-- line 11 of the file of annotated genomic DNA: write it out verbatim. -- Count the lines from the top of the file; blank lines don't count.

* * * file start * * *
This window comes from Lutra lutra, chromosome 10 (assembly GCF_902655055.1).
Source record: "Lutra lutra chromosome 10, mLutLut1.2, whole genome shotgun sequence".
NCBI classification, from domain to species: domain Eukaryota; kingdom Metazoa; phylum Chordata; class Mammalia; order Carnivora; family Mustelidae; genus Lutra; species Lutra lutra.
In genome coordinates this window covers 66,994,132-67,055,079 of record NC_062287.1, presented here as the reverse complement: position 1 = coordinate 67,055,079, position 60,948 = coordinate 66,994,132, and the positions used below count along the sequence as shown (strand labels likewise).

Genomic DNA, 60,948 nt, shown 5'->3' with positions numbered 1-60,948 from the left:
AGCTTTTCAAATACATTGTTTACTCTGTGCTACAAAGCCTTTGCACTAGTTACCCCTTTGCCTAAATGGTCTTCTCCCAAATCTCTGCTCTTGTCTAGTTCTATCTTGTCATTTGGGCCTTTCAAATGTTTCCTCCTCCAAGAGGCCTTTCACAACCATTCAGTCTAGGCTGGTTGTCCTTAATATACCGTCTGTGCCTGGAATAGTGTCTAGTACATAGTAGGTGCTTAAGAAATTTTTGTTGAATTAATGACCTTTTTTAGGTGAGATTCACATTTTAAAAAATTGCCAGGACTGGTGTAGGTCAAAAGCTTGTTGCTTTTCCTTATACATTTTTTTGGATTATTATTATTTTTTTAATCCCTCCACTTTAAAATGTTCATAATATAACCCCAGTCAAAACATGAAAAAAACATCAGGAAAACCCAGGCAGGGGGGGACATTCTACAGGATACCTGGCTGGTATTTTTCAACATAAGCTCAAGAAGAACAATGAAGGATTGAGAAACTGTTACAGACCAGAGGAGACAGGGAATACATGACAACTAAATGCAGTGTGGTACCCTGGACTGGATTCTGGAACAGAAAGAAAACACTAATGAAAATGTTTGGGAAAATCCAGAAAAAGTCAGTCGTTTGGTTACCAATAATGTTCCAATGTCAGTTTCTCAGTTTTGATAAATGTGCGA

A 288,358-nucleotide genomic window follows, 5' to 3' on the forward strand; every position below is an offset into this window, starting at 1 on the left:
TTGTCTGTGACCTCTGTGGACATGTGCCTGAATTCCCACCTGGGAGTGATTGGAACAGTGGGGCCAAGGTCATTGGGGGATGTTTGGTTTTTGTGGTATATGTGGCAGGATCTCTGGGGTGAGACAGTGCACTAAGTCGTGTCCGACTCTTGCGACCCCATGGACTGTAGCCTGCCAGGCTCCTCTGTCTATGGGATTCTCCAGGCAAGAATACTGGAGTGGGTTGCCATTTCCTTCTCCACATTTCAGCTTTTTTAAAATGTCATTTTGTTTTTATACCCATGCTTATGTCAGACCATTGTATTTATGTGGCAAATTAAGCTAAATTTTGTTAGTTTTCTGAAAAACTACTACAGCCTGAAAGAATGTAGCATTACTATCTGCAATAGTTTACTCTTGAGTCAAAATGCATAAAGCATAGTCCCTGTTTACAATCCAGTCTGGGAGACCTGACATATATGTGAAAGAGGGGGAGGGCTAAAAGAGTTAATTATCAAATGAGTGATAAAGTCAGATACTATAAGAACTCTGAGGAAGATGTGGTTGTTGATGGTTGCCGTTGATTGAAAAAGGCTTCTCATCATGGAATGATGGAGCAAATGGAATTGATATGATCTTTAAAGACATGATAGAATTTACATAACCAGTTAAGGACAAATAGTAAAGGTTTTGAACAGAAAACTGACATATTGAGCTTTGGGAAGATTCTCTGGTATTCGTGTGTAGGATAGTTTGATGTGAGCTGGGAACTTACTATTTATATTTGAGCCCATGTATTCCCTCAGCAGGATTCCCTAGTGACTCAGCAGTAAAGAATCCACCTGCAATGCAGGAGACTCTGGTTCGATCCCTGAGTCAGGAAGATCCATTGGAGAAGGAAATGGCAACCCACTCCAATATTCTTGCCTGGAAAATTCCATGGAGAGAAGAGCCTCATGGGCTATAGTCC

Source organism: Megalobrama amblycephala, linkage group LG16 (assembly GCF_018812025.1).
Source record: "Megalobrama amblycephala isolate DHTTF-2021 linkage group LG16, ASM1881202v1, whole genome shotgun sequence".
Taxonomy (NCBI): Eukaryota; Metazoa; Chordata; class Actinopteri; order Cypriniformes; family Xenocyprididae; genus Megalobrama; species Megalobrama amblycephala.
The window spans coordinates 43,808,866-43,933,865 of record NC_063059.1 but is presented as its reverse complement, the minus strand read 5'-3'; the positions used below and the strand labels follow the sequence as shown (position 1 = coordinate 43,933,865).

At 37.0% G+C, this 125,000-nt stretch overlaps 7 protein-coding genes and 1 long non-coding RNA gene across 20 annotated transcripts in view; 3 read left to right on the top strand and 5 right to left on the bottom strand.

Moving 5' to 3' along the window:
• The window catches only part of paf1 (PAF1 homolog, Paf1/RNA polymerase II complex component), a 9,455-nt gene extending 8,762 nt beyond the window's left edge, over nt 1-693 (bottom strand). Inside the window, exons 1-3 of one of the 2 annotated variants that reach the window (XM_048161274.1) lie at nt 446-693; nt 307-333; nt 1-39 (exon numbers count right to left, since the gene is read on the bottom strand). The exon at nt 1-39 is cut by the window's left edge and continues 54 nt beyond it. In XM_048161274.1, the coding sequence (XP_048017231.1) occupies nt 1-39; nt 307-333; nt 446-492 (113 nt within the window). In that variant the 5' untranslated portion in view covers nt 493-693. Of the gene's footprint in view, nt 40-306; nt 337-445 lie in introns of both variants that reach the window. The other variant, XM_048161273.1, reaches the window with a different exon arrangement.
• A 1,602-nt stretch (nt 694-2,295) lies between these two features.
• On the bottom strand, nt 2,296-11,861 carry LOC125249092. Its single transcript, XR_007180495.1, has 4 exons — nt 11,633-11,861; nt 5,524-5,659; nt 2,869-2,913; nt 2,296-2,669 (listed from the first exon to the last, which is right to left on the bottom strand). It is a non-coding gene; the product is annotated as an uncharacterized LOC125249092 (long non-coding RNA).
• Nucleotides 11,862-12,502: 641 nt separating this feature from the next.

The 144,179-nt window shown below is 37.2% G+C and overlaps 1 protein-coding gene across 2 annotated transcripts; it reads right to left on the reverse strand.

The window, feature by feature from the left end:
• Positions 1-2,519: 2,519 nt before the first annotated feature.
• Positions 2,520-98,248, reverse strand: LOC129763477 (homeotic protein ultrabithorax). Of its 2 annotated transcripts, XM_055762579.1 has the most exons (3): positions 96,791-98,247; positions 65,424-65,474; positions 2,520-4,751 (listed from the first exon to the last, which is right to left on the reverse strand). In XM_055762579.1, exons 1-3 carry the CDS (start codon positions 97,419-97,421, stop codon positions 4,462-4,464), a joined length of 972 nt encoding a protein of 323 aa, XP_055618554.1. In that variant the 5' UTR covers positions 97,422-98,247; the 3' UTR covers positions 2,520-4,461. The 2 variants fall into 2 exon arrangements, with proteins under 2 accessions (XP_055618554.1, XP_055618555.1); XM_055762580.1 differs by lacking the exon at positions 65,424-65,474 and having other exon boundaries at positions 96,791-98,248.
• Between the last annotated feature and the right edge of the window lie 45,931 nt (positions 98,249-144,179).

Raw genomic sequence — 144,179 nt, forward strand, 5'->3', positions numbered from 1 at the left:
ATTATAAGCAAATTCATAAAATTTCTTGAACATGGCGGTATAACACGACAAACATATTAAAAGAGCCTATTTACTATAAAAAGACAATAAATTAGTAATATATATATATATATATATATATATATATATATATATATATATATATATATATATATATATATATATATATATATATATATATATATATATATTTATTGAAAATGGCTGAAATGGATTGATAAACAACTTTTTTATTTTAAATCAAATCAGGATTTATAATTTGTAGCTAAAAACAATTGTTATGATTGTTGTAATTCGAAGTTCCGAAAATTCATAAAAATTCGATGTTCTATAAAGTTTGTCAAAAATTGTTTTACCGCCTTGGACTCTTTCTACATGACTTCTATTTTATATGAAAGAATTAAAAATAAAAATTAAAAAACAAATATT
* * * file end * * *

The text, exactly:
Taxonomy (NCBI): Eukaryota; Metazoa; Chordata; class Actinopteri; order Cypriniformes; family Xenocyprididae; genus Megalobrama; species Megalobrama amblycephala.